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Basketball Game of the Year; CFP Rankings; Pac-12 Hopes; NCAA Idiocy; Giants' Search

The biggest basketball game of the year in the Bay Area will take place on Feb. 24 at 6:00.

No, it's not a Warriors' game. It’s going to be a year of development and evaluation for the injury-ravaged, lottery bound Dubs. And it's not a Stanford or Cal men's basketball game, as both are picked near the bottom of the Pac-12.

No, the biggest game of the year in the Bay Area this season will be a match between two of the best teams in women's basketball, college or pro.

The Oregon Ducks, currently ranked No. 1 and fresh off a huge upset win over a U.S. national team featuring a boatload of pro and international stars, will meet the Stanford Cardinal, currently ranked No. 3 and featuring a nice mix of veterans and five-star freshmen.

Aside from the quality competition, the other nice thing about the matchup is that it will feature three local stars—Oregon's Sabrina Ionescu (Miramonte-Orinda), the best player in college basketball, who spurned the pros to return for her senior year in Eugene, and Stanford freshmen Haley Jones (Mitty-San Jose), the high school player of the year last season, and Hannah Jump (Pinewood-Los Altos), a deadly three-point shooter.

Coach Tara VanDerveer also recruited two top 50 players from Colorado—Fran Belibi, of high school dunking fame, and 6-5 Ashten Prechtel. They'll join returnees DiJonai Carrington, Kiana Williams, and twins Lexie and Lacie Hull on a team that should contend for the national championship.

If you can't be at Maples Pavilion on 2/24/20, set some time aside to watch the game on the tube. You won't be disappointed.

CFP shakeup: Saturday's results will shake up tomorrow night’s CFP rankings. Last week we had suggested LSU be slotted at No. 1, Penn State at No. 5 and Minnesota at No. 10. The selection committee saw it differently, with Ohio State at No. 1 ahead of LSU, Penn State at No. 4, and Minnesota way down at 17.

LSU's impressive win at Alabama proved the Tigers should be No. 1 (no doubt they will be this week), and Minnesota should move into the top 10 after its upset win over Penn State.

Pac-12 Chances Improve: Meanwhile, in the Pac-12, there are a lot of smiling faces. The winner of the Pac-12 championship game (presumably Oregon or Utah) now has a chance to sneak into the playoff with one loss.

If strength of schedule is a factor, which it is supposed to be, the Pac-12 champ certainly should rank ahead of one-loss Alabama. The Tide has yet to beat a top team, and it has the fearsome Western Carolina Catamounts coming up on Nov. 23.

If there's any justice, Auburn will beat Alabama in the regular season finale to put Nick Saban out of his misery, and the Pac-12 will get in.

Offense AWOL: Stanford looked pretty awful in a 16-13 loss to Colorado. The Cardinal had only one big play on offense all day—a lovely 79-yard touchdown pass from KJ Costello to Simi Fehoko. The under-utilized Fehoko blazed past six, count 'em, six Colorado defenders en route to the end zone.

One must ask how Stanford could score only 16 points against a Colorado defense that hadn't held an opponent under 30 all year.

At 4-5, with upcoming games at WSU, and then home against Cal and Notre Dame, Stanford's streak of 10 straight bowl seasons is in serous jeopardy.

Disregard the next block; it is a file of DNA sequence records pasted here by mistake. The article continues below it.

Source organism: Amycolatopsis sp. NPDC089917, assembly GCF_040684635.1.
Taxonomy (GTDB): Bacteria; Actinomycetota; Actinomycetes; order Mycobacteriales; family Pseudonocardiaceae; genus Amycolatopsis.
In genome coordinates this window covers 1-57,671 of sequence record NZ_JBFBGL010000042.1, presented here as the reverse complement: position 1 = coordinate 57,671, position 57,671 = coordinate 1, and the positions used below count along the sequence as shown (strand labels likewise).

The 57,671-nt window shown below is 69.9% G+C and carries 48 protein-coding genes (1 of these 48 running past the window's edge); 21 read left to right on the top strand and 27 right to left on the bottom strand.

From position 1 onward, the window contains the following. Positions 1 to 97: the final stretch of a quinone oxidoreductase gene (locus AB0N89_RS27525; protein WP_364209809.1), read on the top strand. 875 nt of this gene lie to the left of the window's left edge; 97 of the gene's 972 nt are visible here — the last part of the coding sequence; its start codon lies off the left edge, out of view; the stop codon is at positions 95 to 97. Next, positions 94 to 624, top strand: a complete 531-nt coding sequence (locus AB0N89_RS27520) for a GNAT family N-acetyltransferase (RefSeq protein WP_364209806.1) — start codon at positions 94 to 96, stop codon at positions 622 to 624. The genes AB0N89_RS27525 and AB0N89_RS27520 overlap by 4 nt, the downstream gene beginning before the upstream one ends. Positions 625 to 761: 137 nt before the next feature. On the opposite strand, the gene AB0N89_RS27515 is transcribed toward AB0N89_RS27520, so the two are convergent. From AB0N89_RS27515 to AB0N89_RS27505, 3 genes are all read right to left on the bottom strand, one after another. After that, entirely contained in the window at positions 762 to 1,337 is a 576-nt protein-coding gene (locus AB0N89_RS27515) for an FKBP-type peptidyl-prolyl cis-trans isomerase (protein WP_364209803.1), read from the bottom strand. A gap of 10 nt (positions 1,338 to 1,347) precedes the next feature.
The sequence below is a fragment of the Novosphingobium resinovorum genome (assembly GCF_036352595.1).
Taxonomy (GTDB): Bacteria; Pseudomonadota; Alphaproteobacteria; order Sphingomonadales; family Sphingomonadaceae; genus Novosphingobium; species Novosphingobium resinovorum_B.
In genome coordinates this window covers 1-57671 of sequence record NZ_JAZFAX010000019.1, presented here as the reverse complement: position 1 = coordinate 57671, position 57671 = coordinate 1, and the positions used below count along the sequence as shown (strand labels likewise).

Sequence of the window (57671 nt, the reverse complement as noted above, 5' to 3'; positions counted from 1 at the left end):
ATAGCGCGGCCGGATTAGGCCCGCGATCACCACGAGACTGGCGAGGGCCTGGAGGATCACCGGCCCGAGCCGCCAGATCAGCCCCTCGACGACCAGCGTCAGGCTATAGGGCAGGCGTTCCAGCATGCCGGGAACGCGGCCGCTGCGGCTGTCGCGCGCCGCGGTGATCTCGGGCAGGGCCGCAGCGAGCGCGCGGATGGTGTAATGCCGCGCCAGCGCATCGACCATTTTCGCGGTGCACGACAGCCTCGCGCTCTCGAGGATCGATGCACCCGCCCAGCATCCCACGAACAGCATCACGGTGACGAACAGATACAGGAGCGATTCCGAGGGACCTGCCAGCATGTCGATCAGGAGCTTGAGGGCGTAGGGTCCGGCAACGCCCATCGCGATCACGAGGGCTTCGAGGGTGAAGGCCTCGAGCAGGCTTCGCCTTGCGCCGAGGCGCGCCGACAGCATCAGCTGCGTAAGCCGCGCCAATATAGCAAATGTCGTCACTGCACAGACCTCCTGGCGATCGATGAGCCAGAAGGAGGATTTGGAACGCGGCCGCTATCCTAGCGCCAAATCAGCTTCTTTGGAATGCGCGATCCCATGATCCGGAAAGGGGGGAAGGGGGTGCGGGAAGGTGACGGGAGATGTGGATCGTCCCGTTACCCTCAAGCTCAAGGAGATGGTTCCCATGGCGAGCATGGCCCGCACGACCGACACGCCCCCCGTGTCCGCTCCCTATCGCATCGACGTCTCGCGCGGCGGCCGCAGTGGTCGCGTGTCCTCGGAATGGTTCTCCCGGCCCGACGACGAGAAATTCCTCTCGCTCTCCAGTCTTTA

NCAA Absurdity: In the latest example of "doesn't the NCAA have something better to do,” the hypocrites in Indianapolis are suspending Ohio State defensive end Chase Young.

Young's transgression was accepting a loan from a family friend to pay for his girlfriend's trip to the 2019 Rose Bowl game, where Ohio State beat Washington. Despite the fact that the person who loaned Young the money has no apparent ties to Ohio State football, and despite the fact that Young repaid the loan last summer, the NCAA decided something was amiss.

So he was forced to sit out last weekend's game against Maryland (which the Buckeyes won handily without him), and he's expected to be suspended for at least one additional game.

This is why the recent decision to permit athletes to profit from their NIL (name, image and likeness) is so important.

Young is considered the best defensive lineman in the country—even listed as a Heisman candidate by some pundits—and he would be able to earn enough pocket change through autograph signings, appearances, commercials for local businesses, and audio and video greetings for fans, to pay for his girlfriend's travel without needing a loan.

Giant Warning: San Francisco Giants' General Manager Farhan Zaidi is reportedly down to three candidates in his search to replace manager Bruce Bochy. Big shoes to fill, and although Zaidi has had almost a year to think about this, none of the final three appear to even be in Bochy's zip code.

Two are bench coaches with no managerial experience—Houston's Joe Espada and Tampa's Matt Quatraro. The other is former Phillies' manager Gabe Kapler, with whom Zaidi worked when he ran the Dodger's farm system.

Kapler would bring plenty of baggage. He apparently mishandled instances of alleged sexual assault by Dodger minor league players. Even more disturbing is his lifestyle blog, which reportedly provides interesting tidbits like suggesting the use of coconut oil for pleasuring oneself and getting sunlight on testicles to improve sexual performance.

I’m sure that type of advice will go over well in the Giants' clubhouse.

Gary Cavalli - Bowl and League co-founder, author, speaker 

Gary Cavalli, the former Sports Information Director and Associate Athletic Director at Stanford University, was co-founder and executive director of the college football bowl game played in the Bay Area, and previously was co-founder and President of the American Basketball League.

Get in touch//@cavalli49//

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